agriculture iot

UScellular has chosen Nokia WING to drive the ConnectHQ platform that aims to help its business and government customers manage large scale IoT deployments.

ConnectHQ combines the carrier’s IoT offerings and network with Nokia’s global IoT ecosystem. It provides users with a dashboard that facilitates self-managed of a variety of functions. The system will allow customers to:

  • Manage day-to-day IoT activations and suspensions
  • Monitor data usage on every device in real time
  • Set up usage alerts and create easily shareable customized reports
  • Track usage trends that can be adjusted to control costs
  • Create automated triggers when certain conditions are met
  • Secure remote devices to prevent fraudulent misuse

ConnectHQ aims to put the customer in charge. “The Nokia WING solution gives businesses the power and control to manage their wireless devices to best meet their needs, and we look forward to implementing additional capabilities in the future to further streamline vast IoT deployments for our customers,” Kimberly Green-Kerr, UScellular’s senior vice president of enterprise sales and operations said in a press release about the Nokia UScellular IoT offering.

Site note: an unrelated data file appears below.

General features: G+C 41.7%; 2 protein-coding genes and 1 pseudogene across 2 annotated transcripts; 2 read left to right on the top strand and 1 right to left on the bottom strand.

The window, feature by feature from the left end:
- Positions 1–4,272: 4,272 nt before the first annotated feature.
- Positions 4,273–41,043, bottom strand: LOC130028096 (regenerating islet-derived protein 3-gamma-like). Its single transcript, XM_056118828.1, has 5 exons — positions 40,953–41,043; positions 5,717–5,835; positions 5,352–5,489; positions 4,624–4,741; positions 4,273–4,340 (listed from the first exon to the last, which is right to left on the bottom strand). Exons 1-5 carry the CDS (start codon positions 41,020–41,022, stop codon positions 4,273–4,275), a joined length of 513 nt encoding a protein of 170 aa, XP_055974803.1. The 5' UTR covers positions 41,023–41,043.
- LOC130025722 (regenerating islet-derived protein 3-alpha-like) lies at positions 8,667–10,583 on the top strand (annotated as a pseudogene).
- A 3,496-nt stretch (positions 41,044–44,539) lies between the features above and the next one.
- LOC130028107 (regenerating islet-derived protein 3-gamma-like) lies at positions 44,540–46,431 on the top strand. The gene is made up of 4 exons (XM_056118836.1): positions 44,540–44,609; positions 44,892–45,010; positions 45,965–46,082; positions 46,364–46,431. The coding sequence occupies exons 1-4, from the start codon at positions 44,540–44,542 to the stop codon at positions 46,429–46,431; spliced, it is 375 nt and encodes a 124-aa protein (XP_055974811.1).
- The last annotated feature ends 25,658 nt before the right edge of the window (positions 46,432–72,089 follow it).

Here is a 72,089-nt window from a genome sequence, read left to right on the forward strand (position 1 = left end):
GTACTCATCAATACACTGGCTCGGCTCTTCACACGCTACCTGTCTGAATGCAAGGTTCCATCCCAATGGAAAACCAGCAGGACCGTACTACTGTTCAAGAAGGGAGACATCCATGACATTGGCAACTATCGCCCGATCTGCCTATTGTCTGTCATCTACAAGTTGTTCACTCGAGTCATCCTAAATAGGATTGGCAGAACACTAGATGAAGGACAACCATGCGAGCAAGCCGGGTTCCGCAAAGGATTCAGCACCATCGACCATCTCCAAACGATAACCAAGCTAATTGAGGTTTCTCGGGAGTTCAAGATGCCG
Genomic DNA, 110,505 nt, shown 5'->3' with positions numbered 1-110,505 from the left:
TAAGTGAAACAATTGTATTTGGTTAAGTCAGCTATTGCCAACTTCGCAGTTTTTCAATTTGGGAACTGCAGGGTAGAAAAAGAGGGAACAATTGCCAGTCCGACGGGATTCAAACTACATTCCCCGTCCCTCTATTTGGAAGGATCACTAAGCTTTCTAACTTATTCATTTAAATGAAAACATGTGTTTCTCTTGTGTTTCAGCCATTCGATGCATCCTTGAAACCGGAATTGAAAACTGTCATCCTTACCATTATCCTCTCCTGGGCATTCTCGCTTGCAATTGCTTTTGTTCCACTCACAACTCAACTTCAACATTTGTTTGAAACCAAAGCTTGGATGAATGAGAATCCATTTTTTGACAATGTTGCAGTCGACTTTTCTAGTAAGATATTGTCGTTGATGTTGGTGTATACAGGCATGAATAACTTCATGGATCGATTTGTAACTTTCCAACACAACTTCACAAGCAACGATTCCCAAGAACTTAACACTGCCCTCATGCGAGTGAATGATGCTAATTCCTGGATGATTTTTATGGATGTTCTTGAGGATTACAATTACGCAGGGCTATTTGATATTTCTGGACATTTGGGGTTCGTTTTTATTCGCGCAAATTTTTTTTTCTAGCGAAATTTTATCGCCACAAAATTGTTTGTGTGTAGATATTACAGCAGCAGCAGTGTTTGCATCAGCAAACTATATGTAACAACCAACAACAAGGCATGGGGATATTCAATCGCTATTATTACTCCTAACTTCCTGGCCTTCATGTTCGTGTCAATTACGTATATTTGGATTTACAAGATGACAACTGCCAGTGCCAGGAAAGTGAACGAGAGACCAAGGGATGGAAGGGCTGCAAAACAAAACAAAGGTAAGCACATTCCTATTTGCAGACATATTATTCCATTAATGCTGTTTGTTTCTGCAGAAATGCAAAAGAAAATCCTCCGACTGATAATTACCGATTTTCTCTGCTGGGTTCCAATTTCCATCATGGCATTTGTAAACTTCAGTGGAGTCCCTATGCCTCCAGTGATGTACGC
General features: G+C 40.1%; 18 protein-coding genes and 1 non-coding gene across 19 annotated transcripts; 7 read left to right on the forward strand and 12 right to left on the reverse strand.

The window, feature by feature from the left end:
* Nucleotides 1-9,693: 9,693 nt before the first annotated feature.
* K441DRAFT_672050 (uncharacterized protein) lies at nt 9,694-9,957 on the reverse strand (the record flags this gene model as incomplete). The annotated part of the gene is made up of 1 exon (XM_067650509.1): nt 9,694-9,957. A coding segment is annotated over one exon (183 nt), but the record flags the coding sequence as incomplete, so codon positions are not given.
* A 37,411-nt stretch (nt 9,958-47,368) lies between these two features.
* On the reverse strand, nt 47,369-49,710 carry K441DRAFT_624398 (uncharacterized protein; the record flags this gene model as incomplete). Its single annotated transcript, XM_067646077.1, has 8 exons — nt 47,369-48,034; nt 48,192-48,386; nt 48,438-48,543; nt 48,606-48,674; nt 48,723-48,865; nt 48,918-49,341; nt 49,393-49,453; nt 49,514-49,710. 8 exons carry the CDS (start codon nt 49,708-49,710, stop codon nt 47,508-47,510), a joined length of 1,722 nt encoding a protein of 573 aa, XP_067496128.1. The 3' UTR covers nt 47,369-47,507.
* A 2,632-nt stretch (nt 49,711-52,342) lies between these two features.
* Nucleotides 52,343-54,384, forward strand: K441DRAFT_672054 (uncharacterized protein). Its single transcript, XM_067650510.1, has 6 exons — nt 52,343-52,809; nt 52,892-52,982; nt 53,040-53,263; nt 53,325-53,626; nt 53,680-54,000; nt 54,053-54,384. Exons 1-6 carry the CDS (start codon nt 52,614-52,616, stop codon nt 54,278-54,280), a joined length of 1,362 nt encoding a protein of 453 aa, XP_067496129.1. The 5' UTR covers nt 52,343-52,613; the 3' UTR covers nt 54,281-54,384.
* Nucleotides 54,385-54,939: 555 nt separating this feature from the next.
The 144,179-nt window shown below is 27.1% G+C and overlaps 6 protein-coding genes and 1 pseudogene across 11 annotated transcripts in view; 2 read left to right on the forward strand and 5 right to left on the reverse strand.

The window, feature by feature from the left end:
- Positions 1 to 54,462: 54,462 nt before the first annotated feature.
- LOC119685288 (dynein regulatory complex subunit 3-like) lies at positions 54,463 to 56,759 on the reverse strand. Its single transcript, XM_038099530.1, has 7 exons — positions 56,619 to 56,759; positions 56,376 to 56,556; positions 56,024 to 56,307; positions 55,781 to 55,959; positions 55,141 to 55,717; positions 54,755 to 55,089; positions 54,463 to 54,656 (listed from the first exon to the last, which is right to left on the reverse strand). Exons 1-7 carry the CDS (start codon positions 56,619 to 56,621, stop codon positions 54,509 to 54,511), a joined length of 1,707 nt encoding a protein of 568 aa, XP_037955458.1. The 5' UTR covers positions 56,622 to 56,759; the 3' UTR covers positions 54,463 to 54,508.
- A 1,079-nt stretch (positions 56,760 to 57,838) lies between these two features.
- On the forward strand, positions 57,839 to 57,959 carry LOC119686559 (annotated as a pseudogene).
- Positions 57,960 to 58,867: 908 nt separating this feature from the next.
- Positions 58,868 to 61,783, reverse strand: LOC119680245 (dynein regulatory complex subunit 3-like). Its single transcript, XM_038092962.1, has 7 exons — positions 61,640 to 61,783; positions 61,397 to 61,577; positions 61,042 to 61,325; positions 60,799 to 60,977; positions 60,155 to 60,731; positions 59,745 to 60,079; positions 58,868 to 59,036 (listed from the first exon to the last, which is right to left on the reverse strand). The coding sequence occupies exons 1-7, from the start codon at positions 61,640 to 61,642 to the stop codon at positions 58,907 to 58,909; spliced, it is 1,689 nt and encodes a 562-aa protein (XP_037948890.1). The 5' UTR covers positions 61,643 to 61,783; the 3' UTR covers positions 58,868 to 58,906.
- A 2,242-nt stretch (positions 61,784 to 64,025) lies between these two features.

UScellular connectHQ dashboard
UScellular ConnectHQ Dashboard

The emergence of the IoT has presented carriers a new business opportunity, with most larger carriers creating business units to exploit it. The arrival of 5G adds even more promise and capability given its capacity and ability to connect massive amounts of devices and sensors.

This challenge of managing thousands, or even millions of devices and sensors is what applications like ConnectHQ seems designed to meet – securely managing these massive amounts of endpoints.

During its earnings call earlier this month, new UScellular CEO Laurent Therivel alluded to the company’s interest in connected agriculture as a key IoT use case.

The use of the IoT to do such things as monitor crops for more efficient watering and tracking livestock and equipment is often seen as a likely early beneficiary of IoT-based networks. Last year, for instance, Rural Telecommunications of America and Internet of Things America partnered on a plan to help farmers leverage the IoT.

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